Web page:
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Maximizing Performance for Commercial HVAC Systems in Data Centers

commercial hvac

Since the computers in data centers are so vital, keeping them cool is just as vital. Thus, properly configured commercial HVAC systems need to be operating at their maximum efficient capacity for cooling.

Computing needs are a way of life these days. Since the computers in data centers are so vital, keeping them cool is just as vital. Thus, properly configured commercial HVAC systems need to be operating at their maximum efficient capacity for cooling. The larger a data center becomes, the more heat output it will produce. Although a data center will often originate as a simple server room, explosive growth can cause these server rooms to expand without the cooling technology in place to support it.

How to Get the Most Out of Your Data Center Commercial HVAC Systems

In order to achieve optimal energy efficiency, data centers must be kept at proper temperatures. Ensure that all of your computing equipment is neither too cold nor too hot. After that, inspect your building’s entire system layout.

A frequent setting is for the commercial HVAC system inside the building to turn on and off in different areas of the building. But this method will often lead to unstable temperatures as well. Without some sort of other function to help even out the temperatures, your building’s HVAC systems and energy efficiency will be incredibly costly.  These other cooling functions can include computer room air conditioning (CRAC) units around the edges of the room or in-row cooling.

CRAC units generate cold air that is distributed into floor vents. These floor vents pump the air into the cold section. Any hot air is then pushed away from the cold section and back to the hot section. This hot air is sent back to the CRAC unit where the process begins again. In addition, the CRAC will evaluate environmental conditions in the server room. These conditions include heat levels, amount of airflow, and humidity levels.

In-row cooling involves installing cooling units in amongst the rows of computer equipment instead of around the outside of the room. Combining in-row cooling measures with proper ventilation and heat containment can provide substantial amounts of cooling – in the range of 20-30 kilowatts.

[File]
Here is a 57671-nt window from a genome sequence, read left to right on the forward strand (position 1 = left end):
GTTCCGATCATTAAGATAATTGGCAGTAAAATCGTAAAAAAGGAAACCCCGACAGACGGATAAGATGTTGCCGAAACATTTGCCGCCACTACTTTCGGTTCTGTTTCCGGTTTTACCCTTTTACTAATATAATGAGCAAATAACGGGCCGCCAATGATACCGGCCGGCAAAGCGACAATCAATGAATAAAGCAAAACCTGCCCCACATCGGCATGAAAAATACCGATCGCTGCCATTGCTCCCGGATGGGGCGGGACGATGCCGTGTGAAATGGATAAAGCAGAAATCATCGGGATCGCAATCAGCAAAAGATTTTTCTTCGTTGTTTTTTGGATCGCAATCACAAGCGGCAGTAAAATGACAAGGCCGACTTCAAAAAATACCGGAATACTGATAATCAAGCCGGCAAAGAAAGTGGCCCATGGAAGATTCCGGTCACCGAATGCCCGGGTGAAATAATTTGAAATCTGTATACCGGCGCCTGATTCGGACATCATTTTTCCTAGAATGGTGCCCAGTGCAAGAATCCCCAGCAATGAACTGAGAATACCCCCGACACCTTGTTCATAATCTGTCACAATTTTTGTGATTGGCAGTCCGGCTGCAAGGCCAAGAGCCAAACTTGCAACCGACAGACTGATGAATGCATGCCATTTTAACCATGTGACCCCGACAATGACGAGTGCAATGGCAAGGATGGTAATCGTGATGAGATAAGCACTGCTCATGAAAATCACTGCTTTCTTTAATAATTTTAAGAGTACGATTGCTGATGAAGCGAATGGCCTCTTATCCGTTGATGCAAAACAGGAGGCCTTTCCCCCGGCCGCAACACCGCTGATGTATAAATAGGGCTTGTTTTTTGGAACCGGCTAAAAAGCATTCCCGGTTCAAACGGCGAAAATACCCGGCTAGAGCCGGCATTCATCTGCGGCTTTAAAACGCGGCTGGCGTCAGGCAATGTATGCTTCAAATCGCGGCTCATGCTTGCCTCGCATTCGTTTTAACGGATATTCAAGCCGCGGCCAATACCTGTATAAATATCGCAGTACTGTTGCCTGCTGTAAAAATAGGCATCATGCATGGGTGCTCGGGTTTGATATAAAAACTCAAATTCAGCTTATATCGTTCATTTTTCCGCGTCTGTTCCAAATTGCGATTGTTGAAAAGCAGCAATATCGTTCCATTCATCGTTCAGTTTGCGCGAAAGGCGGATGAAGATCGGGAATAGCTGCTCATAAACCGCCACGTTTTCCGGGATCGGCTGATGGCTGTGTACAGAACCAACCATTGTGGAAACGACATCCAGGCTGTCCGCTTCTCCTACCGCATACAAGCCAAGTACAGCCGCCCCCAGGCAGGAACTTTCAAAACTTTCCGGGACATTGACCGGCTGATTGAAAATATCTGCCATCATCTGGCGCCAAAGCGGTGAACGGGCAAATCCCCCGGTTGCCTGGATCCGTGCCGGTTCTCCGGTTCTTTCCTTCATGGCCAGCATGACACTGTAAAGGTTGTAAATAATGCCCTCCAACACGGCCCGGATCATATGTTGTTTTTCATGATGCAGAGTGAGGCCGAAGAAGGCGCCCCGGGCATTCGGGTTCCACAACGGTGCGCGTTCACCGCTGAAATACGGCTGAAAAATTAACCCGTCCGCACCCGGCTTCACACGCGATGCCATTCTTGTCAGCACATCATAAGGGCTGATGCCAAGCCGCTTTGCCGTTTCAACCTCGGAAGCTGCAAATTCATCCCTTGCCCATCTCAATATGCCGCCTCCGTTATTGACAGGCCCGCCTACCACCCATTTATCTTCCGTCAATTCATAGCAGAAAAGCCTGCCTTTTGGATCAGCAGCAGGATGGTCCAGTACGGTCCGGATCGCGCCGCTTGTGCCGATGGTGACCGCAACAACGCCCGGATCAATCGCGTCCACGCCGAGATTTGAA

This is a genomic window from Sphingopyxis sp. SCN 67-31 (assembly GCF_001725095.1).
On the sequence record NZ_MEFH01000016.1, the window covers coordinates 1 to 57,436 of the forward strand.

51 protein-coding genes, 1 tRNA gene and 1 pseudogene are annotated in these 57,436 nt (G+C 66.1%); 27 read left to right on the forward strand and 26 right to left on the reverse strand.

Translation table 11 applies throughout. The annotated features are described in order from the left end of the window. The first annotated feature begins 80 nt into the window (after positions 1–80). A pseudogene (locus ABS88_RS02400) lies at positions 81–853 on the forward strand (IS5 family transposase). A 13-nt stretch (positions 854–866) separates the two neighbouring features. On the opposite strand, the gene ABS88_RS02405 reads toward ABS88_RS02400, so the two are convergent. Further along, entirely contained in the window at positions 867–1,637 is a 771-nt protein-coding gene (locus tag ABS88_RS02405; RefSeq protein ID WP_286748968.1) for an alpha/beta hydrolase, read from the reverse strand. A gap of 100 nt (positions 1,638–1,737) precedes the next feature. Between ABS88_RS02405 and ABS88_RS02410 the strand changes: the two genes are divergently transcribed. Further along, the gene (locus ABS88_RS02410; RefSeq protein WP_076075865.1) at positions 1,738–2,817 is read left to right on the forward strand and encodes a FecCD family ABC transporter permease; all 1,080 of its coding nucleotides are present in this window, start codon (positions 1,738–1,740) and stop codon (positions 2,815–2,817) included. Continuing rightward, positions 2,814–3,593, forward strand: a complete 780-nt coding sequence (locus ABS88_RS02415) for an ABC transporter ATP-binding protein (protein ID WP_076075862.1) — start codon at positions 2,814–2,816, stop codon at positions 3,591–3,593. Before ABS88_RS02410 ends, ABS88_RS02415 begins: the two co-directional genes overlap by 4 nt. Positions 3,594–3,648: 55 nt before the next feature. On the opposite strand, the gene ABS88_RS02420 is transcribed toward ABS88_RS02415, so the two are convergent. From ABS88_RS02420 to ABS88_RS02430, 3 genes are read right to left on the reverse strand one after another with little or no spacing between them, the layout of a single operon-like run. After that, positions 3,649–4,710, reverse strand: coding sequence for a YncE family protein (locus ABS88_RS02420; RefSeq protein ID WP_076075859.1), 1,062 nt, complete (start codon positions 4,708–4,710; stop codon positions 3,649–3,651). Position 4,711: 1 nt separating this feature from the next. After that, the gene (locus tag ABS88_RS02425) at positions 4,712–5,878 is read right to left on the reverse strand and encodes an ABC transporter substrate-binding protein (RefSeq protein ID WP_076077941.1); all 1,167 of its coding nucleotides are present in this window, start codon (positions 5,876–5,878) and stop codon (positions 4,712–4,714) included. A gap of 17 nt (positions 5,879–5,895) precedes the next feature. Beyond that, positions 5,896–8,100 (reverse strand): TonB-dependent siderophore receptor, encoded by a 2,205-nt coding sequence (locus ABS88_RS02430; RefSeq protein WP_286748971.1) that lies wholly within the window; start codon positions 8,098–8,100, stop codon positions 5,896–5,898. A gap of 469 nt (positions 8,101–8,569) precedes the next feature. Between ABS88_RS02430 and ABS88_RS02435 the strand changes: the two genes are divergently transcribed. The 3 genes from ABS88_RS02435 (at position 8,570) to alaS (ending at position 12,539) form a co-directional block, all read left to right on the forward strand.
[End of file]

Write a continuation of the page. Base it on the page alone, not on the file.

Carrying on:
Eliminate Excessive or Redundant Sources of Heating

The next step is to eliminate excessive or redundant sources of heating. These sources of heat include exposed light bulbs, heaters hidden inside the walls, and body heat from personnel traffic. Any equipment that is not used on a regular basis should be shut down and unplugged instead of left on standby mode. Even when not in active use, computing equipment can generate heat.

Ventilate Your Server Rooms and Data Centers

Another method of maximizing performance for data center commercial HVAC systems is through ventilation. Proper ventilation is important for overall indoor air quality in your facility. Ventilating your server rooms and data centers cut down on the total energy expenditure needed to keep these rooms at their optimal temperature. There are numerous options for accomplishing ventilation needs. For instance, consider redirecting how heat flows through one of these rooms:

  • Separate computing equipment into a hot section or a cold section. These should balance out the heat flow.
  • Special panels installed into the walls, known as blanking panels, can help direct hot airflow away from the equipment and toward a cleverly concealed vent. This concealed vent captures the hot air and expels it outside the building.

Crockett Facilities Can Help!

Crockett Facilities Services, Inc. (CFSI) is committed to helping building owners, property managers, engineers,  and facility professionals lower their operating expenses through HVAC preventive maintenance. We can develop a cost-effective, customized preventive maintenance plan for your commercial building that will provide you with peace of mind, improved comfort, and energy savings.

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To learn more about the importance of HVAC Preventive Maintenance, please contact us at 202.600.2787 or Our PM contract customers receive priority service with 24/7 emergency service in Maryland, Virginia and Washington, DC.



This entry was posted on Tuesday, June 20th, 2017 at . Both comments and pings are currently closed.

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